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Is the Semiconductor Shortage Almost Over?

By Rachel Warren, Travis Hoium, and Connor Allen – Dec 17, 2021 at 12:45PM

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Things are looking up, but the situation is complicated.

The chip shortage has been one of the most widely discussed angles of the ongoing supply chain crisis. This shortage has impacted a host of industries, from tech to automobile manufacturing. In this segment of Backstage Pass, recorded on Nov. 17, Fool contributors Rachel Warren, Connor Allen, and Travis Hoium discuss the shortage, stocks to buy in this space, and more. 

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Rachel Warren: Morgan Stanley released a note this past Monday stating that the semiconductor chip shortage for the auto industry was essentially a thing of the past. The report noted that Malaysian fabrication plants are operating at a 100% capacity again. This news is also in line with what some CEOs of major automakers have been saying lately.

This is great news. But there seems to be a lot of mixed consensus out there about whether the broader semiconductor shortage is going to be transitory or whether it's going to be staying with us for a long time. I'm curious what you guys think.

Is this shortage going anywhere or is this something you think we'll be grappling with for a long time? In that vein, is there a stock to buy in this industry that you think is in a strong position to weather these shortages. Connor, why don't you take this one first.

Connor Allen: I used to be on team transitory with inflation in general, and I hopped off that train a couple of weeks ago. I don't think that's going to last or I don't think it is going to be transitory and I think this inflation is something that's going to continue. I understand how specifically with semiconductors there could be a bottleneck that's broken. Now there is the supply that they need and the prices could go back down.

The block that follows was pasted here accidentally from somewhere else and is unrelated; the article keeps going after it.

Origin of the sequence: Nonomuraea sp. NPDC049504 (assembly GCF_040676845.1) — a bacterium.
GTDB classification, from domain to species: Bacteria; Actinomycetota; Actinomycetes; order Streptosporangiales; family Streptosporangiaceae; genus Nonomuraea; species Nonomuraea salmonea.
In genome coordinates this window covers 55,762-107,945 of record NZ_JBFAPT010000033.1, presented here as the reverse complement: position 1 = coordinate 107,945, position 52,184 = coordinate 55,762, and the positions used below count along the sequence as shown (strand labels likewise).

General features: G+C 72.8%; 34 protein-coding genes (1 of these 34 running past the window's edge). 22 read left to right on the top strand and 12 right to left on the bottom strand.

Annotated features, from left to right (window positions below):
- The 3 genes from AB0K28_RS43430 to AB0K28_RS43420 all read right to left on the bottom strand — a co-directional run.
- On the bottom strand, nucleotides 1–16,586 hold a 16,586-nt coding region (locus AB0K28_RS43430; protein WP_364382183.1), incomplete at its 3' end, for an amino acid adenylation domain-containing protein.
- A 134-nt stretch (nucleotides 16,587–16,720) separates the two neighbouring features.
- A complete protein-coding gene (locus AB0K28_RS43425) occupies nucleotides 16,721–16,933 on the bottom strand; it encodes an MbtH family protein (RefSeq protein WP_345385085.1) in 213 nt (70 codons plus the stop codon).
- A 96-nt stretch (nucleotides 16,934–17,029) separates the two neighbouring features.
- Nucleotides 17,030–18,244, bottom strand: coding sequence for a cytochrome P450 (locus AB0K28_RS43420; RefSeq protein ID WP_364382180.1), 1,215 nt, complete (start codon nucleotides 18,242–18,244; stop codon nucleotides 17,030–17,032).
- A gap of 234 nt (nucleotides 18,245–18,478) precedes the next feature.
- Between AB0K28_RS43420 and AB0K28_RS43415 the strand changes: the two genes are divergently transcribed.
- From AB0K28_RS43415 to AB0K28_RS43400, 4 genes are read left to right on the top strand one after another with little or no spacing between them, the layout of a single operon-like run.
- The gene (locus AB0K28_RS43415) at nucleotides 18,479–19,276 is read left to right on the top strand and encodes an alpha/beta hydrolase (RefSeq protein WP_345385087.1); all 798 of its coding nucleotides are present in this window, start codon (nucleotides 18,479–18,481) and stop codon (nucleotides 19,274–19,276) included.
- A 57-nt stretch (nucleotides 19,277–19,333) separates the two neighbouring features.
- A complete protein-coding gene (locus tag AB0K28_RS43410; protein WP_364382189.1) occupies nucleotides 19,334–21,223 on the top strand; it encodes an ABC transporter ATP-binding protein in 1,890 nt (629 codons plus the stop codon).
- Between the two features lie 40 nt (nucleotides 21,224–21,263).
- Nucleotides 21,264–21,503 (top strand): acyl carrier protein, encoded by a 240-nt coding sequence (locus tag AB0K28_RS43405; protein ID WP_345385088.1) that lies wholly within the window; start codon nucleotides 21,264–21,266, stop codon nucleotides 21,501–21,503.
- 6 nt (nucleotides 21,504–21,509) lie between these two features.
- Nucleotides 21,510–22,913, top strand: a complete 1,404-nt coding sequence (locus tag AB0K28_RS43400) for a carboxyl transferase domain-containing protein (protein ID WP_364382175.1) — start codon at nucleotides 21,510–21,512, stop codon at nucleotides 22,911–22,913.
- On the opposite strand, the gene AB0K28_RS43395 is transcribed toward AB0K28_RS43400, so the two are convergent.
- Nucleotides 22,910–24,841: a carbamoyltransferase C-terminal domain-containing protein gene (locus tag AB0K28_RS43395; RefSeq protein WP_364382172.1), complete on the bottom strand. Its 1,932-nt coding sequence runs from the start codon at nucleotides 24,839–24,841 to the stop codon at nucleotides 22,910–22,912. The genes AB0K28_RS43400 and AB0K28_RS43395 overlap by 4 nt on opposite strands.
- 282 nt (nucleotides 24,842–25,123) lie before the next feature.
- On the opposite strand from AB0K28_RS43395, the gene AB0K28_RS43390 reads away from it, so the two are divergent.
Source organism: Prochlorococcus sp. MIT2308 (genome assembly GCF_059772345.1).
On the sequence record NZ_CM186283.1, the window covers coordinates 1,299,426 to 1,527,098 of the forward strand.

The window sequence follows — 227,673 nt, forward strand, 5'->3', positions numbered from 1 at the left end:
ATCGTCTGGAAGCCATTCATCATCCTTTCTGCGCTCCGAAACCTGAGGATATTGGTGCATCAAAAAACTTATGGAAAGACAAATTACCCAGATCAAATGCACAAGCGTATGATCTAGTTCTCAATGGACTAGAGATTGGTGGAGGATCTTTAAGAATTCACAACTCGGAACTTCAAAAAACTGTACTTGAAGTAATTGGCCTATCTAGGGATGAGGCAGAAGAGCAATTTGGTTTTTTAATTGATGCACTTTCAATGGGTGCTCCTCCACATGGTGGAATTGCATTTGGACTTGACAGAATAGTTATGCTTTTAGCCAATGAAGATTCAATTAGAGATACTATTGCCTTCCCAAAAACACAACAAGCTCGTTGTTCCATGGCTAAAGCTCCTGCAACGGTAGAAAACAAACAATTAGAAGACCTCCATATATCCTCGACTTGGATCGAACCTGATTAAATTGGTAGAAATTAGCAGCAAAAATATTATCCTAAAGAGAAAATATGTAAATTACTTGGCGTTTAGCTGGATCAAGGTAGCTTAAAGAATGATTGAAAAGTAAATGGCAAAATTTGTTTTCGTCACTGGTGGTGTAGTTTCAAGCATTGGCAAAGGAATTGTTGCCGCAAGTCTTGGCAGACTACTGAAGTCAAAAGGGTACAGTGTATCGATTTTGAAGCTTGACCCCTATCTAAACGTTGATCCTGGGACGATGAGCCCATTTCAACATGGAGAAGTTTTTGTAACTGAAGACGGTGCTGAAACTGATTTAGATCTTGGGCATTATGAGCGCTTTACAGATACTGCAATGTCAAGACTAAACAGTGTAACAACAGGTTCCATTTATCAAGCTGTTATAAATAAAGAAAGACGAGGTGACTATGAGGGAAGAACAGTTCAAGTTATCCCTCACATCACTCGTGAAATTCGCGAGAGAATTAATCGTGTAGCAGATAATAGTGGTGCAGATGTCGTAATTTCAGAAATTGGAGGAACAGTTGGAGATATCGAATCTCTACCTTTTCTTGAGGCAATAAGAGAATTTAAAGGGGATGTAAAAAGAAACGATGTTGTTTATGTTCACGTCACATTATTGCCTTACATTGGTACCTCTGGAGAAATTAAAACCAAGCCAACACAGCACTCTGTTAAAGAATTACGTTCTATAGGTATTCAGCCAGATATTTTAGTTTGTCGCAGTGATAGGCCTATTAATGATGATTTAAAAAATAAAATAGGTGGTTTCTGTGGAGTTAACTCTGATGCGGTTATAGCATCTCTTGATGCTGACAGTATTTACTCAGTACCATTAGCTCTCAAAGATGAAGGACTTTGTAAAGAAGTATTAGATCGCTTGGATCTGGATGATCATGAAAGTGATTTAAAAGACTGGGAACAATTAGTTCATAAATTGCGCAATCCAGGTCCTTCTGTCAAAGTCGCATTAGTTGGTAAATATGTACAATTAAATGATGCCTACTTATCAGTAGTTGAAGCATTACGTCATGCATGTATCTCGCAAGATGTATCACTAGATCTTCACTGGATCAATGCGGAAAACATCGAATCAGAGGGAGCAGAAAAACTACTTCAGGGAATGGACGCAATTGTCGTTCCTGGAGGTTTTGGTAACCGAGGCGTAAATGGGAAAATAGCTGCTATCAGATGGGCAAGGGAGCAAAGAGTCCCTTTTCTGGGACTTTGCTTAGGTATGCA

I do understand that. But I think there's also something to consider that consumer's spending is absolutely bonkers right now. Companies have learned that consumers will pay these inflated prices for their products. Will they bring the prices back down? I don't know. Maybe demand requires that they do that, but that's yet to be seen and I'm going to stay on team inflation for the time being. 

But as far as a stock that I like, based on this news, I mean, there's a lot of them, but obviously one that a lot of people think about when they hear the word semiconductor is Nvidia (NVDA -1.51%). I think it's an obvious choice. As far as GPU, which geographic processors go, they are just years ahead of everybody else.

Their GPUs are absolutely phenomenal. As we've talking a lot about in the news lately with the metaverse and AI, Nvidia is great for all of those things. Especially the metaverse, it could be a huge market opening for Nvidia to hop in on. They create the most powerful GPU out there.